Aug 30, 2014

22nd Sunday: From beginning to end


(John Kohan)
 
"Take up his cross and follow me."
 

Jer20: 7-9
Rm 12: 1-2
Mt 16: 21-27

Any path or yard that is filled with rocks and stones would need to be cleared before you laid down fresh grass or a garden.  You would carefully remove these obstacles, lay down fresh soil, plant and fertilize.  The results would be worth your effort and time spent.

Our Gospel this Sunday, a continuation of Jesus’ conversation with Peter last Sunday, is a startling shake up of last Sunday’s statement by Peter to Jesus:  “You are the Christ” to which Jesus said, “You are rock and on this rock I will build my Church.”

So Peter the rock, maybe filled with a bit of now self-importance, again speaks to Jesus but Jesus’ reaction is startling:  “Get behind me Satan! You are an obstacle to me.” Suddenly Peter the rock now stands in the way of Jesus movement forward.  This rock needs to be moved before Jesus can continue. Similar words were spoken to the devil by Jesus during his temptation in the desert.  On three occasions the evil one failed to tempt Jesus to abandon his mission of selfless service and sacrifice rather than give in to vain glory and power. So what is the tension we see today?

Now, Jesus must remind his disciples who “the Christ” truly is and what God intends his mission to be – an act of profound love through the sacrifice of his own Son for the sake of humanity’s salvation.  It’s not intended to be all glory and honor but now Jesus must return to Jerusalem where all the prophets of old were killed and complete his full mission from beginning to end.  

Peter who thinks “not as God does but as human beings do” is confronted that his earthly expectation stands in the way, blocks the path like Satan in the desert, of Jesus fulfilling his mission.  Still, one may wonder on merely a human level, if Jesus did not find it hard to resist Peter’s invitation to save him from such a fate. Here they are, in Caesarea Philippi, far northern country, away from the approaching darkness in Jerusalem and the hostile authorities, where no one knew they had gone.  Why couldn’t Jesus and his disciples just take their time and allow things to cool off and blow over? Just hide out for a while and reassess their mission before it’s too late.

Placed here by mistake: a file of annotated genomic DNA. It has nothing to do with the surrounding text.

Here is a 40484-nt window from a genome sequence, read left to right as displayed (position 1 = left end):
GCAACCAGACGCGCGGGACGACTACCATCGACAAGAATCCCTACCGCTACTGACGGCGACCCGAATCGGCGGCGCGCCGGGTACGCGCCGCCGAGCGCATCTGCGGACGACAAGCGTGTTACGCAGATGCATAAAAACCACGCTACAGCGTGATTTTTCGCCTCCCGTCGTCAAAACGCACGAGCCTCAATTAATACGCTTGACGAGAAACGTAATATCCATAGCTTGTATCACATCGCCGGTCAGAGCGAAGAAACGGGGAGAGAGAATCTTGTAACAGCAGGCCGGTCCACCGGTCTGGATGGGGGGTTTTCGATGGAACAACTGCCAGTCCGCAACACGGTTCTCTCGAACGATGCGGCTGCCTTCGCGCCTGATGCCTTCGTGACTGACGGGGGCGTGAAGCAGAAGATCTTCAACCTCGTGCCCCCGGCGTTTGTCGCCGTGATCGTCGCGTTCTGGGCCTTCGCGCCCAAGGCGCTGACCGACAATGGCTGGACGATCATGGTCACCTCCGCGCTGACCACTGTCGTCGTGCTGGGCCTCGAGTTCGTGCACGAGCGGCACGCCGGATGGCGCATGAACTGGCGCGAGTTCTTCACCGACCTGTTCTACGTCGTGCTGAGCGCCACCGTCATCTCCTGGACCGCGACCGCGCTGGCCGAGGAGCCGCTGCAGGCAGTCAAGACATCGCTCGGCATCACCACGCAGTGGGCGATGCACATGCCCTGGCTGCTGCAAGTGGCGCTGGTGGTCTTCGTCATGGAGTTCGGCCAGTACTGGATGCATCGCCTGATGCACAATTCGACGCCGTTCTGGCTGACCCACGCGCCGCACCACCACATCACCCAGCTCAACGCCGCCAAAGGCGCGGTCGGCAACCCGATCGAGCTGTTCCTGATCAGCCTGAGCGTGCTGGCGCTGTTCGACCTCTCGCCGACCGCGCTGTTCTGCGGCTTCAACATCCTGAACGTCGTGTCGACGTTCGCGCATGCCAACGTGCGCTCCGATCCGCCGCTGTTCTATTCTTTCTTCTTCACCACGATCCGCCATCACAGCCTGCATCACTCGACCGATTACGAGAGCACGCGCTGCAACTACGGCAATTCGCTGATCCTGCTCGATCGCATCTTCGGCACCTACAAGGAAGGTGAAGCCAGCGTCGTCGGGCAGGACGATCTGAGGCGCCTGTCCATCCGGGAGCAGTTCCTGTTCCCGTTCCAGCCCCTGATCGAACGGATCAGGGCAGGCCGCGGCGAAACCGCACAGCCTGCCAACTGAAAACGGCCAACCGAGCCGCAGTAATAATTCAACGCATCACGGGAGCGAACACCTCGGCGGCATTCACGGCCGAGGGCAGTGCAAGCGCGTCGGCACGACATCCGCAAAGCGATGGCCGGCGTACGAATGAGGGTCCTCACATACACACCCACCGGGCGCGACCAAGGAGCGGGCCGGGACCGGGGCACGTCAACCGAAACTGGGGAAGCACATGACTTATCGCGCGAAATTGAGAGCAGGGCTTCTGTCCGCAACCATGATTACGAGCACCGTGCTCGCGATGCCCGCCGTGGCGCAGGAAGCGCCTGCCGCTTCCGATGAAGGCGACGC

It would be impossible to second guess Jesus’ thought but a temptation is hard to resist at times.  When such involves life or death – ease or suffering, most of us would likely run away and just say, “It isn’t worth it after all.” Yet, God’s plan is yet hidden from Peter's understanding.  So, move aside “rock” and follow. Peter and the others must have been puzzled by Jesus sudden turn away from opportunity.

Like Jeremiah in our first reading, who viewed his call to prophesy as a con job from God, “You duped me O Lord and I let myself be duped” still could not resist the responsibility God asked of him to call the people to task and warn them of the destruction that was coming.  Jeremiah could not hold back because to do so would be like, “fire burning in my heart.”  He must fulfill his God given mission.  Jesus stands in the line of the great prophets and he too must carry through on his Father’s plan for humanity despite the personal cost.

But, that is not where it ends.  If we are to be authentic disciples of the Lord, we too must follow our mission – that given us at our baptism.  Jesus reminds us as this Gospel continues: “Whoever wishes to come after me must deny himself, take up his cross, and follow me.” Our discipleship, when we were marked with the sign of the cross at our baptism and cleansed in the water of life, forever set us in one direction – to have the privilege and the burden to share in the mission of Jesus from beginning to end.

In light of this, does Jesus imply simply to put up with suffering patiently? To just endure disappointments in life? Scholars have pointed out that this phrase of Jesus to “take up your cross” would have meant nothing to anyone before Jesus himself took up his own.  So, what Jesus might mean here is that we, as disciples of the Lord, must imitate our Lord’s fidelity to all that his Father asked of him.  His cross was the culmination of his lifelong loyalty. In ancient times, a faithful Jew had a way to say the same.  

In the time of our Lord, the letter tau, T, the last letter of the Hebrew alphabet, was often used as a sign. When a person wanted to say they have completed a task from beginning to end, they would refer to the tau and say, “I did it to the tau.” Just as we would say, “I did it all from A to Z.” Note the tau – T – is similar to a cross.

The most faithful of Jews would embroider a tau on their clothing to show their total dedication to the sacred law. For Jesus, his faithful commitment to his entire mission from birth to his death on the cross is the model for all of us.  Jesus’ tau – T – his cross became for us a sign of victory over evil in the resurrection.  So too, we are called to be open and receptive to all that God asks of us from beginning to end – to carry our T, our cross to the end. That openness to God implies daily humility and to always seek what God is asking of us. We must deny ourselves as Jesus did in an act of humble service.

So, it’s not only about occasional burdens, daily crosses to carry, but rather about the loyalty of our entire lives as daily witnesses to the Christian Gospel – from beginning to end.  We do so most perfectly in the community of the Church and share one another’s joys and sorrows; one another’s crosses and resurrections all the way to the tau – T.
 
God of power and might, giver of every good gift,
put into our hearts the love of your name,
so that, by deepening our sense of reverence,
you too may nurture in us what is good
and by your watchful care,
keep safe what you have nurtured.
(Collect for Mass)